Assembly Passes Sports Betting Bill

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TRENTON – The General Assembly passed legislation to allow licensed casinos in Atlantic City and racetracks to conduct wagering on professional and collegiate sport or athletic events, if a federal law is overturned, by a 54-15 vote on Thursday.

The bill (A-4385) comes after voters in the November election approved amending the New Jersey Constitution to allow sports gaming in the state, if a federal law banning it is overturned. The bill still requires Senate approval and Assembly concurrence to expected amendments.

“We want our casinos and racetracks to hit the ground running should New Jersey prove successful in overturning this unfair federal law, and this is step in the right direction” said Assemblyman John Burzichelli (D-Gloucester/Salem/Cumberland). “New Jersey must be on the forefront of this gaming option should the opportunity arise, and this bill will accomplish that goal. We’ll be ready to go once we work through the legislative process.”

“New Jersey voters made clear they want sports wagering, and once we work out the kinks, this bill handle it in a responsible and professional fashion,” said Assemblyman Ralph Caputo (D-Essex). “It does the right thing for New Jersey, and will ensure our racetracks and casinos remain competitive. Our job isn’t done, but this is great economic progress for our state.”

Under the bill, the Casino Control Commission is authorized to grant licenses to operate a sports pool and the Division of Gaming Enforcement would regulate those operations, generally in line with the current duties of the commission and the division with regard to casinos and their operations.

A casino or racetrack may establish a sports wagering lounge independently at the casino or racetrack, or as a partnership between a casino and a racetrack at a racetrack location. Under the bill, a “racetrack” includes the site of any former racetrack.

Wagering on sports events will not include wagering on any collegiate sport or athletic event that takes place in New Jersey or on a sport or athletic event in which any New Jersey college team participates regardless of where the event takes place.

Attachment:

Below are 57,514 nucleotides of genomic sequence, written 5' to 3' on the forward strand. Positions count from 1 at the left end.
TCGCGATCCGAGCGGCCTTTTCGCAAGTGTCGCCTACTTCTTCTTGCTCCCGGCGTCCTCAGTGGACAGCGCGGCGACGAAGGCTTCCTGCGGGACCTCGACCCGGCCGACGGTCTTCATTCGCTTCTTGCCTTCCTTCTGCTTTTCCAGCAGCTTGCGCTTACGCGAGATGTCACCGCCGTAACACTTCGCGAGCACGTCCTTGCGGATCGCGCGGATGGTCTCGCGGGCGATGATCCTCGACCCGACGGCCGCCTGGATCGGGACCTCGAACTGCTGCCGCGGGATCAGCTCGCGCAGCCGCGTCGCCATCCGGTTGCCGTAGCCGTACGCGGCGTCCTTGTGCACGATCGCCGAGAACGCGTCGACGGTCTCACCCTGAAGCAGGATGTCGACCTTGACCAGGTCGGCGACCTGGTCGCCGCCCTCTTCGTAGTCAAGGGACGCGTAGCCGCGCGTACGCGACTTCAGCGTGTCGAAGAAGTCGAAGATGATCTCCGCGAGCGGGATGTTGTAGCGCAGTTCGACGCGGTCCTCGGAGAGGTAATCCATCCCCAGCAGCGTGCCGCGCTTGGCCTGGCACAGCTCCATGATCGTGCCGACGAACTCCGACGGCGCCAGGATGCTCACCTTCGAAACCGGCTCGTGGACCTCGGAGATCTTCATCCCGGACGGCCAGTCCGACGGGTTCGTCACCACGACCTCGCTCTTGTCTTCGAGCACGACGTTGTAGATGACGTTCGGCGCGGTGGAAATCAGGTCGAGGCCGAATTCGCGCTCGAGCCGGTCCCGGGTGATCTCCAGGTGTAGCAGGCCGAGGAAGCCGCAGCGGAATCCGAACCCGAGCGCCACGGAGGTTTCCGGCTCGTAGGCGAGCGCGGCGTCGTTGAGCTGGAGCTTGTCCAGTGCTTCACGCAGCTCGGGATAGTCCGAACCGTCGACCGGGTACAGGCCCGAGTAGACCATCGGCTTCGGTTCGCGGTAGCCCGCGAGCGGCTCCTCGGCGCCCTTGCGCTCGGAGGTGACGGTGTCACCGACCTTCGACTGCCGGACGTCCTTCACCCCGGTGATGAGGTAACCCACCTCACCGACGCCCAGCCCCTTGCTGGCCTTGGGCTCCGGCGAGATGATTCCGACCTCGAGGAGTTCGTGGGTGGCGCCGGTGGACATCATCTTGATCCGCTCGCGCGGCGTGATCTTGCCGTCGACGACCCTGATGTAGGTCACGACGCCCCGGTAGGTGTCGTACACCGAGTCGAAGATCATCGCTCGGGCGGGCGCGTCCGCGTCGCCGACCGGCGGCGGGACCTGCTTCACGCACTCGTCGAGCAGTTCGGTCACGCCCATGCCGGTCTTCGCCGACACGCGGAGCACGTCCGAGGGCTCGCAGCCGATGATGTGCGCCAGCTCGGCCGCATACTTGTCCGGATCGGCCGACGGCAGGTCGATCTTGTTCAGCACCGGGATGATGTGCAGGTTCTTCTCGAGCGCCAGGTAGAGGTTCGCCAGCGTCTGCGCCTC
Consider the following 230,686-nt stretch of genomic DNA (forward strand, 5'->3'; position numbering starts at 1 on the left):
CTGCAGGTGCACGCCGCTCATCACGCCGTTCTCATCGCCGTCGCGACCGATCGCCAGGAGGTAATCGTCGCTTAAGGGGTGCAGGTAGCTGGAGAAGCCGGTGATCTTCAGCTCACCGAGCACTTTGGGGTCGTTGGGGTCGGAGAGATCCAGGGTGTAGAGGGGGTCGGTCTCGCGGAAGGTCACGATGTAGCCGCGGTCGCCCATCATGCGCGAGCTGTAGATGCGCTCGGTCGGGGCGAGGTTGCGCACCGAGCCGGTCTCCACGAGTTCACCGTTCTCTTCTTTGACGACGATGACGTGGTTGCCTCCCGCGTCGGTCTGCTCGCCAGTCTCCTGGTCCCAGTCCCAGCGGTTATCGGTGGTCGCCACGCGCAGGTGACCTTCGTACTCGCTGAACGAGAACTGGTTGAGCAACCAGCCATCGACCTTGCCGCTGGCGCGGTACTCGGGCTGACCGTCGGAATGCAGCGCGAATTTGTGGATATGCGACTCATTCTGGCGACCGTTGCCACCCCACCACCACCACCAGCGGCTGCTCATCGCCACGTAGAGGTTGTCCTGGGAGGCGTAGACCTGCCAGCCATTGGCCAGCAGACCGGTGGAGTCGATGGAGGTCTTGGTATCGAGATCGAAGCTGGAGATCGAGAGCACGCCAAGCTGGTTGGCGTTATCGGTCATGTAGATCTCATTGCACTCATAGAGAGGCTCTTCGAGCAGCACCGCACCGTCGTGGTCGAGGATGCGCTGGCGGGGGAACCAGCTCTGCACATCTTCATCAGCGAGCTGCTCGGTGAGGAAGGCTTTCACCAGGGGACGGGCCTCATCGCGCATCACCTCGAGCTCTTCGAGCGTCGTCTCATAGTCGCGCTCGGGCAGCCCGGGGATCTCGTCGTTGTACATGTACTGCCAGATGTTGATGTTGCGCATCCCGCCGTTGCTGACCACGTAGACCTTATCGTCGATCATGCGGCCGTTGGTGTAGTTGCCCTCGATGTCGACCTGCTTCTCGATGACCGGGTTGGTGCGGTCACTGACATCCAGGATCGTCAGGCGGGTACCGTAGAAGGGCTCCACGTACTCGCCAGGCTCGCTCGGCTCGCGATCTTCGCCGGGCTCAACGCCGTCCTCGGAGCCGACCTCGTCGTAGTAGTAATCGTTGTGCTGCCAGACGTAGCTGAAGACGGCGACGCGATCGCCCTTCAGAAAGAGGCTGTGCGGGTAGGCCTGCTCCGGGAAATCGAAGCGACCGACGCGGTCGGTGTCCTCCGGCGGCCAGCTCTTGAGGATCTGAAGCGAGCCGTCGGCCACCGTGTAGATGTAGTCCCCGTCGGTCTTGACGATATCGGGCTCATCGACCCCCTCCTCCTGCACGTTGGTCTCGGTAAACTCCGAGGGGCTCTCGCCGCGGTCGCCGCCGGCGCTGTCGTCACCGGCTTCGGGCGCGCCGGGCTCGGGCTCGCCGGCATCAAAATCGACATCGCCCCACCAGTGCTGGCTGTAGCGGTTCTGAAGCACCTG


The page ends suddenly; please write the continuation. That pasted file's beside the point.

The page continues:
Wagers on a sports event could be placed in-person in a sports wagering lounge located at a casino or racetrack.

Persons placing wagers must be at least 21 years of age, and any person whose name appears on a casino exclusion list or any self-exclusion list of a casino or racetrack would not be permitted to engage in sports wagering.

A casino or racetrack will be required to demonstrate that it has the necessary financial resources to operate a sports pool. The division would promulgate the necessary rules and regulations for the conduct and operation of the sports wagering activities, while the New Jersey Racing Commission would also be involved in approving the operation of a sports pool at a racetrack and any agreement between a casino and a racetrack to jointly operate a sports pool.

In promulgating rules and regulations, the division would examine the rules and regulations currently in place in states conducting sports wagering, and would model such regulatory frameworks as far as practicable. Persons engaged in wagering activities for a casino or racetrack will be either licensed as casino key employees or registered as casino employees.

Sports wagering gross revenue realized by a casino would be subject to the existing 8 percent casino gross revenue tax, the proceeds of which are dedicated to programs for senior citizens and disabled residents, and the investment alternative tax, which results in the investment of 1.25 percent of gaming revenue in community and economic development projects across the state.

Sports wagering gross revenue realized by a racetrack would be subject to an 8 percent tax, to be collected by the division and paid to the Casino Revenue Fund to be used for the funding of programs for senior citizens and disabled residents, and also to an investment alternative tax identical to the one imposed on casinos.

Also, a percentage of the fee paid for a license to operate a sports pool will be appropriated by the Legislature to the Department of Health and Senior Services to provide funds for compulsive gambling treatment and prevention programs, with the percentage determined by the division.

“This is a well-thought out plan that allows New Jersey to take advantage of this revenue opportunity,” Burzichelli said. “Let’s face it – sports gaming is already taking place, but the only people taking advantage of it are the bookies and criminal enterprises. This bill opens the door for New Jersey to implement well-regulated sports gaming.”


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